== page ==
Art Pottery, Politics and Food
Thursday, September 14, 2006

Georgius Bushicus on a silver Roman Denarius, ancient value = 10 asses

Ever pussyfooting for self-preservation, the Pontifex Maximus of Crawford, this morning, ascended the Capitoline Hill in a rare almost work-like effort to plant a political poison pill while eliminating the phrase "outrages upon personal dignity" from Common Article 3 of the Geneva Conventions.
Our god Emperor desires even more power and a winnowing of war crime prosecutions to specific and spinable categories of illegal acts while hiding the same in a Senate resolution to allegedly honor the just passed September 11th anniversary.
As Maxwell Smart used to say, "Missed it by that much!"
I thinks it's worth remembering a quote, from the retired chief of the war law branch of the Army's Office of the Judge Advocate General, in an article about the Bush "clarifications" of the War Crimes provisions of the Geneva Conventions in the recently published August 9th edition of the Washington Post.
According to Lt. Col. Geoffrey S. Corn:

"This removal of [any] reference to humiliating and degrading treatment will be perceived by experts and probably allies as 'rewriting'…[Common Article 3 was] left deliberately vague because efforts to define it would invariably lead to wrongdoers identifying 'exceptions,' and because the meaning was plain -- treat people like humans and not animals or objects."

Of course, “plain meaning” has always baffled this intentionally baffled and highly self-centered crowd.
As we figuratively return to the Capitol’s marble steps we spy former imperial advisor and retired general Colin Brutus pulling this metaphoric dagger from his toga:

“The world is beginning to doubt the moral basis of our fight…to redefine Common Article 3 would add to those doubts. Furthermore, it would put our own troops at risk."

Unfortunately, the emperor had a pressing engagement with his personal trainer and had left the building.

Modified Image:,
Wednesday, September 13, 2006

Modified Image: AFP,, Reuters
Monday, September 11, 2006
Remember The Absence of Leadership?

President Bush speaking and AF1 leaving Barksdale AFB on September 11, 2001

Almost 5 hours would elapse after the initial 8:45AM crash of American Airlines Flight 11 into the south tower of the World Trade Center before the President of the United States addressed a shaken nation.
To those glued to televised news coverage the wait for a soothing national voice seemed endless.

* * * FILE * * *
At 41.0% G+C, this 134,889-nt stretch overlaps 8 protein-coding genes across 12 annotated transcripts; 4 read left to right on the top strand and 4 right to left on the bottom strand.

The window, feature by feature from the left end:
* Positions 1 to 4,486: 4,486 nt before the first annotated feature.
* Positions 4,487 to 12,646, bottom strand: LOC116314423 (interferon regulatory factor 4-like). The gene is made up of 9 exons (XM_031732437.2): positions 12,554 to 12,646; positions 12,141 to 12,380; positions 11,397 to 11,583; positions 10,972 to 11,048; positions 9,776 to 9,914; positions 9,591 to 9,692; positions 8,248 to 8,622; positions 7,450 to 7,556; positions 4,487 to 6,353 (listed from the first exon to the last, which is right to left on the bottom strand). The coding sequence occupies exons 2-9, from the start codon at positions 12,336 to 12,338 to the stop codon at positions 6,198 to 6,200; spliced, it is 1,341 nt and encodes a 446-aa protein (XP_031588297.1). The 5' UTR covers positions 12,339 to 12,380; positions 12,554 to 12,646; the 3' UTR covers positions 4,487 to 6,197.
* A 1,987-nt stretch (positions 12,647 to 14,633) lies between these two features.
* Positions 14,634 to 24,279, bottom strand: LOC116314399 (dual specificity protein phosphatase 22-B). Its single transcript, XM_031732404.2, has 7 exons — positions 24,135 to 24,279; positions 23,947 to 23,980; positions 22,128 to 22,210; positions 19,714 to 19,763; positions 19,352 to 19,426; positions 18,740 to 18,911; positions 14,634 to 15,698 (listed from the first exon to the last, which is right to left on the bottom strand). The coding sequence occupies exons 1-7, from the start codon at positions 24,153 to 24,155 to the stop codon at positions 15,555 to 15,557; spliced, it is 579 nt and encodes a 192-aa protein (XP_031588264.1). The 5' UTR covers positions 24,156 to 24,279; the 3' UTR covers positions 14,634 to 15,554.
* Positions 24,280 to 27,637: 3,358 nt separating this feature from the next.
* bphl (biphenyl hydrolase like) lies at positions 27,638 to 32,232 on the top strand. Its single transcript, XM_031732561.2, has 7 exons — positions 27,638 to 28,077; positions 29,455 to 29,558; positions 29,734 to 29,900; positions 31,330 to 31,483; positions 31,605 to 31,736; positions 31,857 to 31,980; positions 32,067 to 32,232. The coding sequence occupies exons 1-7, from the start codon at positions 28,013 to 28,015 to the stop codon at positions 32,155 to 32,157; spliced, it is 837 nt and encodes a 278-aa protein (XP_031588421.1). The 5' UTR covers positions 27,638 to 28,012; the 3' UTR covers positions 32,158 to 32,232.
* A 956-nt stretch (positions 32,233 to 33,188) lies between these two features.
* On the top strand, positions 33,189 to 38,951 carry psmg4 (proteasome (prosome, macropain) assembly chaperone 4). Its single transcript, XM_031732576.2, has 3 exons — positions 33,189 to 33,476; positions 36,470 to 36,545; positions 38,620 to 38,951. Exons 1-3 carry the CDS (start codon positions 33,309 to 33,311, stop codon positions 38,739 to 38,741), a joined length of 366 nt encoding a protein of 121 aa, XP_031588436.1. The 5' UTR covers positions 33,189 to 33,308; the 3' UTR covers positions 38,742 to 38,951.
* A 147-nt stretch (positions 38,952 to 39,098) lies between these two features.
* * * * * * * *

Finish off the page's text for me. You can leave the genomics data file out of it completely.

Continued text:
Some people took initial comfort from the on-scene presence of New York City's street-wise and media-savvy mayor.
Finally, a shaky recording of a flustered President speaking from, of all places, Barksdale Air Force Base in Louisiana was broadcast shortly before 1:30PM EDT.
This CNN chronology says the President spoke at 1:04PM EDT.
Except for it being afternoon, I do not recall the precise time I watched Mr. Bush address* the nation on September 11, 2001.
I do remember that it was mid afternoon and that his very short address was not live.
I remember not being comforted by the shaky quality of the videotape or by the composure of the President.
His address that evening was not exactly delivered from any sort of comfort zone but on the bright positive news side, the Oval Office camera was steadier.
On the even brighter side, for Mr. Bush, his conduct that day is usually downplayed or ignored in favor of his teary and more concerned September 12, 2001 morning Oval Office press availability.

*Listening to this audio-only recording of Mr. Bush at Barksdale, I’m again struck by what at first glance seems to be the President’s now famous mispronunciations and aphasic pauses.
Giving a fresh listen this morning, I disturbingly interpreted the President’s hesitancy as more reflective of what a newsreader might call a “cold read”, a recitation without the benefit of an initial reading.
Also, at :05 and :07 seconds into the recording one can hear a male voice say “Eric!” along with what I think might be the sound of fingers snapping.
I’m guessing that this is the voice (and fingers) of former White House Chief of Staff Andrew Card attempting to cue official White House Photographer Eric Draper to pre-selected vantage points of the President.


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